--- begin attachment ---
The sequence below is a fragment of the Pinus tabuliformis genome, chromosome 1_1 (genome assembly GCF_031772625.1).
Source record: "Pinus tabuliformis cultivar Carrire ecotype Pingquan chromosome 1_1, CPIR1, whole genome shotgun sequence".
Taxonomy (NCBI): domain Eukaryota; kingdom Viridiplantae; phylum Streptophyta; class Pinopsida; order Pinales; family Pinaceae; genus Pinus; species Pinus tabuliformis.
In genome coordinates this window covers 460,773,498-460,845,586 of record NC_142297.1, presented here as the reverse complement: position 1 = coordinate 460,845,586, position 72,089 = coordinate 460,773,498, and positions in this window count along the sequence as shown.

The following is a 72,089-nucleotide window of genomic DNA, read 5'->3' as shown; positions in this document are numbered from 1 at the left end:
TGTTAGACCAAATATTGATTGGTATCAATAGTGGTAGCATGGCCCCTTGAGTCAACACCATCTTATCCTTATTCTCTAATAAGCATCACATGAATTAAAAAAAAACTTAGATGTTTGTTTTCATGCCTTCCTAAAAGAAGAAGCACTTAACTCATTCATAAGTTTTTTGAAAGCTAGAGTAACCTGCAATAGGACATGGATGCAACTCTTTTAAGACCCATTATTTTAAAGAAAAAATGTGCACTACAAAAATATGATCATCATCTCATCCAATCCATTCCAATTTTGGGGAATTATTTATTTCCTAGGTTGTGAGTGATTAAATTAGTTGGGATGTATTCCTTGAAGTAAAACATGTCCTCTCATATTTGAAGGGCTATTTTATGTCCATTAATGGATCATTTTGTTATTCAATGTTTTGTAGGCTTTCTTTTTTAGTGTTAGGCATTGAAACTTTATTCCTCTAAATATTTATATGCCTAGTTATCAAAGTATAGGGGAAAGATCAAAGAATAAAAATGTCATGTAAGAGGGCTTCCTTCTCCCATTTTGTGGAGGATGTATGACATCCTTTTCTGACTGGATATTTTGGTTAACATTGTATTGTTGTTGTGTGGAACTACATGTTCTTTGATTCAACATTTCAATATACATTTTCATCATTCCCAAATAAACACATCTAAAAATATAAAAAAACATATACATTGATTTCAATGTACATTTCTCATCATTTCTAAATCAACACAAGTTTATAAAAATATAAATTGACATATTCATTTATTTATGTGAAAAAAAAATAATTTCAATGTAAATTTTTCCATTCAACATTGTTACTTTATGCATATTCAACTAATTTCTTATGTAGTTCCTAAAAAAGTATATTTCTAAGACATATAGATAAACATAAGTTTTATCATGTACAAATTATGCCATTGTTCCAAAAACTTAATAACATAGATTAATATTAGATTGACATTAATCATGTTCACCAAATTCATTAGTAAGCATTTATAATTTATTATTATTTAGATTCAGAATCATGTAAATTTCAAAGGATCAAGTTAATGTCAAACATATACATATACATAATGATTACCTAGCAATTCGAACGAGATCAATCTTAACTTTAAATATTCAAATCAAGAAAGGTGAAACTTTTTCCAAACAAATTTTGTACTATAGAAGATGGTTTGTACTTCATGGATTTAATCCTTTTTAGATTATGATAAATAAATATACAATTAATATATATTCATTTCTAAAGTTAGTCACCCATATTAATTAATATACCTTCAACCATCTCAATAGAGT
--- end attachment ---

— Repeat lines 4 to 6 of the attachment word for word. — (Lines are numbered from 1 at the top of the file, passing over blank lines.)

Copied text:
In genome coordinates this window covers 460,773,498-460,845,586 of record NC_142297.1, presented here as the reverse complement: position 1 = coordinate 460,845,586, position 72,089 = coordinate 460,773,498, and positions in this window count along the sequence as shown.

The following is a 72,089-nucleotide window of genomic DNA, read 5'->3' as shown; positions in this document are numbered from 1 at the left end:
TGTTAGACCAAATATTGATTGGTATCAATAGTGGTAGCATGGCCCCTTGAGTCAACACCATCTTATCCTTATTCTCTAATAAGCATCACATGAATTAAAAAAAAACTTAGATGTTTGTTTTCATGCCTTCCTAAAAGAAGAAGCACTTAACTCATTCATAAGTTTTTTGAAAGCTAGAGTAACCTGCAATAGGACATGGATGCAACTCTTTTAAGACCCATTATTTTAAAGAAAAAATGTGCACTACAAAAATATGATCATCATCTCATCCAATCCATTCCAATTTTGGGGAATTATTTATTTCCTAGGTTGTGAGTGATTAAATTAGTTGGGATGTATTCCTTGAAGTAAAACATGTCCTCTCATATTTGAAGGGCTATTTTATGTCCATTAATGGATCATTTTGTTATTCAATGTTTTGTAGGCTTTCTTTTTTAGTGTTAGGCATTGAAACTTTATTCCTCTAAATATTTATATGCCTAGTTATCAAAGTATAGGGGAAAGATCAAAGAATAAAAATGTCATGTAAGAGGGCTTCCTTCTCCCATTTTGTGGAGGATGTATGACATCCTTTTCTGACTGGATATTTTGGTTAACATTGTATTGTTGTTGTGTGGAACTACATGTTCTTTGATTCAACATTTCAATATACATTTTCATCATTCCCAAATAAACACATCTAAAAATATAAAAAAACATATACATTGATTTCAATGTACATTTCTCATCATTTCTAAATCAACACAAGTTTATAAAAATATAAATTGACATATTCATTTATTTATGTGAAAAAAAAATAATTTCAATGTAAATTTTTCCATTCAACATTGTTACTTTATGCATATTCAACTAATTTCTTATGTAGTTCCTAAAAAAGTATATTTCTAAGACATATAGATAAACATAAGTTTTATCATGTACAAATTATGCCATTGTTCCAAAAACTTAATAACATAGATTAATATTAGATTGACATTAATCATGTTCACCAAATTCATTAGTAAGCATTTATAATTTATTATTATTTAGATTCAGAATCATGTAAATTTCAAAGGATCAAGTTAATGTCAAACATATACATATACATAATGATTACCTAGCAATTCGAACGAGATCAATCTTAACTTTAAATATTCAAATCAAGAAAGGTGAAACTTTTTCCAAACAAATTTTGTACTATAGAAGATGGTTTGTACTTCATGGATTTAATCCTTTTTAGATTATGATAAATAAATATACAATTAATATATATTCATTTCTAAAGTTAGTCACCCATATTAATTAATATACCTTCAACCATCTCAATAGAGT